"We must make it our top priority to end gender inequality in Afghanistan!"
Date: Tuesday, October 15, 2019
Author: Shukria Yari
Our patriarchal system is one of the pernicious impacts of the four decades of war in Afghanistan. Gender inequality is one of the root causes of instability and violence in a country where women are treated like second-class citizens. And most women who are born into a patriarchal society themselves develop an unyielding belief that they are not as good as men. This belief holds them back from doing what they are good at and prevents them from recognizing their rudimentary rights. A patriarchal system is built upon people having an inadequate understanding of their rights.
In a country like Afghanistan, it is very hard to be a woman because you have to take a lot of responsibility for the consequences of how you behave or talk or even think. There are a (very) few fortunate and privileged women who are pursuing their aspirations. But for a woman to do what she desires to do; a lot of diligence and sacrifice is required.
I have heard a lot of wrenching stories like a girl given away as a slave to settle a family dispute, a young woman traded to another family in exchange for a second wife for her father, a woman blamed for not giving birth to a baby boy. And so on and so forth. It makes me wonder: How many more stories are there like these but have not been revealed? How can we end all this? Where do we start?
Ending gender inequality is not so easy because it takes ages. However, it is also not impossible. If each of us makes little changes, we can have a positive impact all around. By speaking up, writing and talking about these problems, we can spread awareness and help to gradually change the mindset of society.
Further, there are a few steps that the Government and national and international non-governmental organizations should give top priority to if the promises of the Beijing Declaration are to be fulfilled.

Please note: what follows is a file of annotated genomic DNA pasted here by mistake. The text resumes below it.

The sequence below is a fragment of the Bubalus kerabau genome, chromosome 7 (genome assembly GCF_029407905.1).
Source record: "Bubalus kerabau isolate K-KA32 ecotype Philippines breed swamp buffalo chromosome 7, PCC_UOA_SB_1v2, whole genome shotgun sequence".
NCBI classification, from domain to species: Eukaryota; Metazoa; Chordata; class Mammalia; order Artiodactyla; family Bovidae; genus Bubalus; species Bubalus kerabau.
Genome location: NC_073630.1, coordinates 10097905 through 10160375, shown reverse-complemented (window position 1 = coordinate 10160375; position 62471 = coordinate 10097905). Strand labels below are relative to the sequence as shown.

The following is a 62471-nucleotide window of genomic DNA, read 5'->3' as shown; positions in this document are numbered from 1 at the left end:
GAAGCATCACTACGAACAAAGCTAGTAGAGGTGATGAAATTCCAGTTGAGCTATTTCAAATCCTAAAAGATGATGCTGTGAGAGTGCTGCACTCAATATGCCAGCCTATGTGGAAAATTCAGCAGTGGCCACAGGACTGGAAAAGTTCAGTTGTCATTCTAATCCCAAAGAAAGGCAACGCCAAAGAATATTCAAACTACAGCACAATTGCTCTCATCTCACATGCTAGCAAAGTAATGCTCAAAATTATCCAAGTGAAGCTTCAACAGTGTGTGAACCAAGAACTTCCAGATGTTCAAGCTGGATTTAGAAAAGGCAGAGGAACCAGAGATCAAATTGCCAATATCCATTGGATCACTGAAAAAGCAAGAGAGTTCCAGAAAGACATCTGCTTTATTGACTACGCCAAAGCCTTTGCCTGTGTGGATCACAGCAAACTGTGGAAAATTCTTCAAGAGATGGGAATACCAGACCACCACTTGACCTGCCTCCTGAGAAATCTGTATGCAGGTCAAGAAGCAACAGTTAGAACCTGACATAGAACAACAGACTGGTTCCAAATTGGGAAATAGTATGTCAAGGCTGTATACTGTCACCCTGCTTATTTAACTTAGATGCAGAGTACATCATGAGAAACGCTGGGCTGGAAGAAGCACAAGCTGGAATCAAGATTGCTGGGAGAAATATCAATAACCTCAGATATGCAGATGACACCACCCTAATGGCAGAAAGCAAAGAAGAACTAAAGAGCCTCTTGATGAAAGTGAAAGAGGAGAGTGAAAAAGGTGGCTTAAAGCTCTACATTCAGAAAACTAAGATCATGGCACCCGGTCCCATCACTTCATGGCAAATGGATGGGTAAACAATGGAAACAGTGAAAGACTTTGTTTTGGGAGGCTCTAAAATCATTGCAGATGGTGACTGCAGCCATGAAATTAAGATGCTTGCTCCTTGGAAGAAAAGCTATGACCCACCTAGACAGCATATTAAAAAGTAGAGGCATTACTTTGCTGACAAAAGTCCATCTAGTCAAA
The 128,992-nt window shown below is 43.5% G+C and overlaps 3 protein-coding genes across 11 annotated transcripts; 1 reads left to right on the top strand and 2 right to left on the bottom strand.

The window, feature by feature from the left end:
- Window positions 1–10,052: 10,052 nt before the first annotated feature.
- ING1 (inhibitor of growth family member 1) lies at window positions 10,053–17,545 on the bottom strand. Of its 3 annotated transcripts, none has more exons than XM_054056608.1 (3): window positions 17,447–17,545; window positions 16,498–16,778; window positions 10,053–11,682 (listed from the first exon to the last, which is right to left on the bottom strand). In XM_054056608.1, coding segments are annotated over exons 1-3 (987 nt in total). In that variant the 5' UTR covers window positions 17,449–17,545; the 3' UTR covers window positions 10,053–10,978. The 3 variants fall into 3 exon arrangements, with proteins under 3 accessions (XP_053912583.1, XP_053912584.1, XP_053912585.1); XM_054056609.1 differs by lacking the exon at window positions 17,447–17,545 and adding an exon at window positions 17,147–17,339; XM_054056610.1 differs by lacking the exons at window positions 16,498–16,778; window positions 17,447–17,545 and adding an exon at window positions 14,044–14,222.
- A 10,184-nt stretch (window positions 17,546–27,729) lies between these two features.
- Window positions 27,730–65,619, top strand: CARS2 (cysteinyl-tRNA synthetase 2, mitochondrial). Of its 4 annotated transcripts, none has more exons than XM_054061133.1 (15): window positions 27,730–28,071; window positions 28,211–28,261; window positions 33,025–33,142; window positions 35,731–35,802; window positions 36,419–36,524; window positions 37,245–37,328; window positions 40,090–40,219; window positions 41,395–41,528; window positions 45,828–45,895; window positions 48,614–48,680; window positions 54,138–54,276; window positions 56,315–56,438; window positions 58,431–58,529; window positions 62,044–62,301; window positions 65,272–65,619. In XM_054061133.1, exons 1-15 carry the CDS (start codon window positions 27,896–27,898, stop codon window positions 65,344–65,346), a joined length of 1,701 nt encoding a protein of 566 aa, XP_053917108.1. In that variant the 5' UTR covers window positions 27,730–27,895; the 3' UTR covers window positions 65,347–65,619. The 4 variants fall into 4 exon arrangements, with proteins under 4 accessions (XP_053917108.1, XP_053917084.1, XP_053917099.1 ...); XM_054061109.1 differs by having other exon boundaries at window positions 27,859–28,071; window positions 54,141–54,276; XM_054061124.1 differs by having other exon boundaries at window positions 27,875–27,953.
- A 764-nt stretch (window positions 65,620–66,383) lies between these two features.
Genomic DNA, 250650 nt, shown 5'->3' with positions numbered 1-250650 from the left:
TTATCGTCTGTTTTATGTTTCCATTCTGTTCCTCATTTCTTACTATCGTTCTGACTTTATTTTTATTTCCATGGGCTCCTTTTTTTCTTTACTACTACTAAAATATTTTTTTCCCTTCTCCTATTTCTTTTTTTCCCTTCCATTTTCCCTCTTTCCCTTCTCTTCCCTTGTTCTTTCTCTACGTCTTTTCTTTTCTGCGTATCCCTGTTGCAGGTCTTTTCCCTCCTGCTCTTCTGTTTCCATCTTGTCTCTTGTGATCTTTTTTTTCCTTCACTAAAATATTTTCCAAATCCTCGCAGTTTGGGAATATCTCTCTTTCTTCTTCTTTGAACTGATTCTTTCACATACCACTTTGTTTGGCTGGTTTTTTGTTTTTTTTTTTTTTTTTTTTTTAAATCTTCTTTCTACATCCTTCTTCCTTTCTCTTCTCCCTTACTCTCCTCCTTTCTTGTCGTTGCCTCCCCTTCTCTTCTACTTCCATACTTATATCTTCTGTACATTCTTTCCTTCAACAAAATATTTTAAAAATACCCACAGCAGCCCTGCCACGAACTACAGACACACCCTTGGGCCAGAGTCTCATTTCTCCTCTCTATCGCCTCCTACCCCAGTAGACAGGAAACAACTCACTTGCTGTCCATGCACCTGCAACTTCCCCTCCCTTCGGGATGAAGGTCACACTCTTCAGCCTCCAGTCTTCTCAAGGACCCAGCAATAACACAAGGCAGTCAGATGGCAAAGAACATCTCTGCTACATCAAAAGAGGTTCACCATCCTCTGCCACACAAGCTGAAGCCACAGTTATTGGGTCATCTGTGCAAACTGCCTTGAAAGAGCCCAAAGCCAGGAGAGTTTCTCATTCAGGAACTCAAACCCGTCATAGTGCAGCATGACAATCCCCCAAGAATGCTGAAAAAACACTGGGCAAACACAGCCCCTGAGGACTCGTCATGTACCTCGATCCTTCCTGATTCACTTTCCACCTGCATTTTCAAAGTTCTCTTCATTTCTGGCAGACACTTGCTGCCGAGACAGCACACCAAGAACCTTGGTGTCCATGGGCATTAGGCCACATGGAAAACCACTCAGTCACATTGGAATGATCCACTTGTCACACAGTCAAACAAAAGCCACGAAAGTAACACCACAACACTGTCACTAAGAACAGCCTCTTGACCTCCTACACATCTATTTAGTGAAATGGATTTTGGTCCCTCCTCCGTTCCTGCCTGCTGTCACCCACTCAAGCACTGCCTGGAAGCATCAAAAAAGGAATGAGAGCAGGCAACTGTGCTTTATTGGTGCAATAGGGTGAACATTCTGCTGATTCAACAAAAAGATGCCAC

First, education is of great help in dismantling gender inequality because it shapes the mindsets of men and women. We need more quality institutions, schools and universities. Moreover, it’s essential to have a curriculum that teaches students about gender equality from a very early age.
Second, the Elimination of Violence against Women law enacted in 2001 raised hopes for victims but it has been largely ignored by the criminal justice system, according to a May 2018 United Nations report. Many cases never make it to court. And while President Ashraf Ghazi promised to adopt a zero-tolerance policy when he came to power in 2014, the attacks against women continue.
Third, as former United Nations Secretary-General Kofi Annan said, “There is no tool for development more effective than the empowerment of women.” The Government should facilitate the inclusion of women in political, economic and social life. Women make up half of the country’s population. Their inclusion is essential if we are to achieve equality, progress and peace. A nation cannot be built if any of its inhabitants are excluded.
The Constitution needs to be amended if women are to have equal rights. For instance, Article 70 sets the minimum age for marriage at 16 for females and 18 for males.
I understand that preaching about solutions is much easier than implementing them. Yet it is not unfeasible to bring a stop to gender-based discrimination if we have a good Constitution and the help of vigilant and resilient leaders, activists, and United Nations and other international organizations.
Shukria Yari, 22, was born in Jaghori district, Ghazni province, Afghanistan. She migrated to Pakistan as a child, returned to Afghanistan, then moved to India as a refugee. She has been living in New Delhi for the past seven years. Shukria studied international affairs on a scholarship from O.P Jindal Global University and graduated in 2018. After graduation, she worked with BOSCO-UNHCR and now works at GLRA-India (German Leprosy Relief Association) while also studying at the Alliance Francaise. She wants to help women solve their problems and later work with Afghanistan’s human rights commission.
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